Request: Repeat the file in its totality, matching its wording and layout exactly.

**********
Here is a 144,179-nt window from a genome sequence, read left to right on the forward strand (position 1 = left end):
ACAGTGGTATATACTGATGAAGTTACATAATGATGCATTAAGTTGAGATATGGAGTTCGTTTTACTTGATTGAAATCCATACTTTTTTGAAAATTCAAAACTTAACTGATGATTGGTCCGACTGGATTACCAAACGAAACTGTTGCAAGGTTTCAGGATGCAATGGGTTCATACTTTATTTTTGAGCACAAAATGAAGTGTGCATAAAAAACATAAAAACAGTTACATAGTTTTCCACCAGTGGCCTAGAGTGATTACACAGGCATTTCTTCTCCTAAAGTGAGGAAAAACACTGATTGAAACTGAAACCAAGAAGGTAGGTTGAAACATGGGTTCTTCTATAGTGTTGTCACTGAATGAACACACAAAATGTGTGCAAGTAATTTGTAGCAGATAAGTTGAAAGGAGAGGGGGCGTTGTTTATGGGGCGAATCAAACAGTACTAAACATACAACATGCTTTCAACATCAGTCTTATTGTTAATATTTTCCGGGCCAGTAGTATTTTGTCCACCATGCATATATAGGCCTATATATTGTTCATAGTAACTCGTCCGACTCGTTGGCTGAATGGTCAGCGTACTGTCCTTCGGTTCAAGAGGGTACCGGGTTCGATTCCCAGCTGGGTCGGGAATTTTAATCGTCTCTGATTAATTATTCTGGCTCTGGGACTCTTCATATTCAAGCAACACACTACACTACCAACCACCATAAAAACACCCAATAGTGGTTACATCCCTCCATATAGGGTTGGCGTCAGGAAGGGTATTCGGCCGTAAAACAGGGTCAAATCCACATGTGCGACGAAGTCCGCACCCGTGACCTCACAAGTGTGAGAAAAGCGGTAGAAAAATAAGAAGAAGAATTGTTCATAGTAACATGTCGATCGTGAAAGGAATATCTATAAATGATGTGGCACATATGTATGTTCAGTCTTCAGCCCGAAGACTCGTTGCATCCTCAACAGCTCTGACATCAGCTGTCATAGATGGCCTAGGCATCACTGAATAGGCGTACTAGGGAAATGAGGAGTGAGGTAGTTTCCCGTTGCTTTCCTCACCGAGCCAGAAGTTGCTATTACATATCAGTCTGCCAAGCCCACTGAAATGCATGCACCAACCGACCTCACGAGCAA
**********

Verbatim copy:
Here is a 144,179-nt window from a genome sequence, read left to right on the forward strand (position 1 = left end):
ACAGTGGTATATACTGATGAAGTTACATAATGATGCATTAAGTTGAGATATGGAGTTCGTTTTACTTGATTGAAATCCATACTTTTTTGAAAATTCAAAACTTAACTGATGATTGGTCCGACTGGATTACCAAACGAAACTGTTGCAAGGTTTCAGGATGCAATGGGTTCATACTTTATTTTTGAGCACAAAATGAAGTGTGCATAAAAAACATAAAAACAGTTACATAGTTTTCCACCAGTGGCCTAGAGTGATTACACAGGCATTTCTTCTCCTAAAGTGAGGAAAAACACTGATTGAAACTGAAACCAAGAAGGTAGGTTGAAACATGGGTTCTTCTATAGTGTTGTCACTGAATGAACACACAAAATGTGTGCAAGTAATTTGTAGCAGATAAGTTGAAAGGAGAGGGGGCGTTGTTTATGGGGCGAATCAAACAGTACTAAACATACAACATGCTTTCAACATCAGTCTTATTGTTAATATTTTCCGGGCCAGTAGTATTTTGTCCACCATGCATATATAGGCCTATATATTGTTCATAGTAACTCGTCCGACTCGTTGGCTGAATGGTCAGCGTACTGTCCTTCGGTTCAAGAGGGTACCGGGTTCGATTCCCAGCTGGGTCGGGAATTTTAATCGTCTCTGATTAATTATTCTGGCTCTGGGACTCTTCATATTCAAGCAACACACTACACTACCAACCACCATAAAAACACCCAATAGTGGTTACATCCCTCCATATAGGGTTGGCGTCAGGAAGGGTATTCGGCCGTAAAACAGGGTCAAATCCACATGTGCGACGAAGTCCGCACCCGTGACCTCACAAGTGTGAGAAAAGCGGTAGAAAAATAAGAAGAAGAATTGTTCATAGTAACATGTCGATCGTGAAAGGAATATCTATAAATGATGTGGCACATATGTATGTTCAGTCTTCAGCCCGAAGACTCGTTGCATCCTCAACAGCTCTGACATCAGCTGTCATAGATGGCCTAGGCATCACTGAATAGGCGTACTAGGGAAATGAGGAGTGAGGTAGTTTCCCGTTGCTTTCCTCACCGAGCCAGAAGTTGCTATTACATATCAGTCTGCCAAGCCCACTGAAATGCATGCACCAACCGACCTCACGAGCAA